Combatting Trafficking In Persons
Defined as recruitment, transportation, transfer, harboring or receipt of persons by means of the threat, use of force, coercion, abduction, fraud, deception, abuse or exploitation, Trafficking in Persons is the third largest and fastest growing criminal activity in the world. A grave violation of human rights, it is a world-wide criminal threat to security, civil rights, and stability – and a direct threat to our national foreign policy goals. Trafficking in Persons undermines and degrades our readiness and will not be tolerated at EdjAnalytics.
This zero-tolerance policy applies to all employees, contractors and subcontractor employees. EdjAnalytics will not:
- Engage in forms of trafficking in persons;
- Procure commercial sex acts;
- Use forced labor;
- Destroy, conceal, confiscate, or otherwise deny access by an employee to the employee’s identity or immigration documents, such as passports or drivers’ licenses, regardless of issuing authority; or
- Use misleading or fraudulent practices during the recruitment of employees or offering of employment, such as failing to disclose, in a format and language accessible to the worker, basic information or making material misrepresentations during the recruitment of employees regarding the key terms and conditions of employment, including wages and fringe benefits, the location of work, the living conditions, housing and associated costs (if employer or agent provided or arranged), any significant cost to be charged to the employee, and, if applicable, the hazardous nature of the work;
- Use recruiters that do not comply with local labor laws of the country in which the recruiting takes place;
- Charge employees recruitment fees;
- Fail to provide return transportation or pay for the cost of return transportation upon the end of employment – (A) For an employee who is not a national of the country in which the work is taking place and who was brought into that country for the purpose of working on a U.S. Government contract or subcontract (for portions of contracts performed outside the United States); or (B) For an employee who is not a United States national and who was brought into the United States for the purpose of working on a U.S. Government contract or subcontract, if the payment of such costs is required under existing temporary worker programs or pursuant to a written agreement with the employee (for portions of contracts performed inside the United States); except that – (ii) Some requirements shall not apply to an employee who is – (A) Legally permitted to remain in the country of employment and who chooses to do so; or (B) Exempted by an authorized official of the contracting agency from the requirement to provide return transportation or pay for the cost of return transportation; (iii) Some requirements may modified for a victim of trafficking in persons who is seeking victim services or legal redress in the country of employment, or for a witness in an enforcement action related to trafficking in persons. EdjAnalytics shall provide the return transportation or pay the cost of return transportation in a way that does not obstruct the victim services, legal redress, or witness activity.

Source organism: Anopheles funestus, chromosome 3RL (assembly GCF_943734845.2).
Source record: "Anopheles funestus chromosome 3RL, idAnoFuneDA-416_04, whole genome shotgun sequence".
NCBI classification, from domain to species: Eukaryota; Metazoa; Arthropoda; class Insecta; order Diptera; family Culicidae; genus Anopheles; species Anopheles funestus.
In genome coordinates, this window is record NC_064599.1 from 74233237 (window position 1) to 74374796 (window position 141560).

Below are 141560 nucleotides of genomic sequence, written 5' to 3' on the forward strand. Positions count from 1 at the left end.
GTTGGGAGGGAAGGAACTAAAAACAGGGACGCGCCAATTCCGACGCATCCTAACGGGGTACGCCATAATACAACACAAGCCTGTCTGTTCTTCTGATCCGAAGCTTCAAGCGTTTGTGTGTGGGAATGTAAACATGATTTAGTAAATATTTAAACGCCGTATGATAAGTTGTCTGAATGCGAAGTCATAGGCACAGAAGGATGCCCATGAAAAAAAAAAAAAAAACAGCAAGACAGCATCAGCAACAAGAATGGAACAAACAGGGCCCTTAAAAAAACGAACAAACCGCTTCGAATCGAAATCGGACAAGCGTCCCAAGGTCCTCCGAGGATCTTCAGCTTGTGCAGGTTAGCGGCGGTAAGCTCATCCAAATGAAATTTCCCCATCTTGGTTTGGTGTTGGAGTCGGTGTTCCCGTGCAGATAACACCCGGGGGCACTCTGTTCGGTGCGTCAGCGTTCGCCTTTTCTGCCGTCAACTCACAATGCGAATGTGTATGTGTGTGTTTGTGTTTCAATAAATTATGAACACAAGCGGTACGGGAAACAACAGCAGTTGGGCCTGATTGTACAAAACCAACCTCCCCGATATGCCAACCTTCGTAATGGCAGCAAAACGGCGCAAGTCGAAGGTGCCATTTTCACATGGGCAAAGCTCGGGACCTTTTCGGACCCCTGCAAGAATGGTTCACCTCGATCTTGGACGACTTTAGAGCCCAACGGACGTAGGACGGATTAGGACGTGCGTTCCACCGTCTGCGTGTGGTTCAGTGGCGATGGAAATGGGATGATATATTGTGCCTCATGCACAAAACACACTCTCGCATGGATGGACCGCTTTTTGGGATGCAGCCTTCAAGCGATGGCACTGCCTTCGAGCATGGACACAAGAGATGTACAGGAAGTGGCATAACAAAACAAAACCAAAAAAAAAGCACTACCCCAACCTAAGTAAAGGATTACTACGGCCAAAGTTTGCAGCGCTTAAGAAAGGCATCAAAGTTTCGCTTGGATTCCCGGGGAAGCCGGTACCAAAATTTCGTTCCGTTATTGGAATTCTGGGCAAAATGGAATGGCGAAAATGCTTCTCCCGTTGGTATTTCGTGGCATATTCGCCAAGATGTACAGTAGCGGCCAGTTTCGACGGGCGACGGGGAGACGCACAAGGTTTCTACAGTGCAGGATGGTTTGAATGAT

- Provide or arrange housing that fails to meet the host country housing and safety standards; or
- If required by law or contract, fail to provide an employment contract, recruitment agreement, or other required work document in writing. Such written work document shall be in a language the employee understands. If an employee must relocate to perform the work, the work document shall be provided to the employee at least five days prior to the employee relocating. The employee’s work document shall include, but is not limited to, details about work description, wages, prohibition on charging recruitment fees, work location(s), living accommodations and associated costs, time off, roundtrip transportation arrangements, grievance process, and the content of applicable laws and regulations that prohibit trafficking in persons.
All employees must understand the dynamics and indicators of trafficking and be vigilant in correcting or reporting suspected violations or activities. All violations or suspected violations should be reported to the Chief Executive Officer and Human Resource Department immediately. Failure to comply with this Combatting Trafficking in Persons compliance plan will result in the termination of employment. No employee will turn a blind eye to this issue.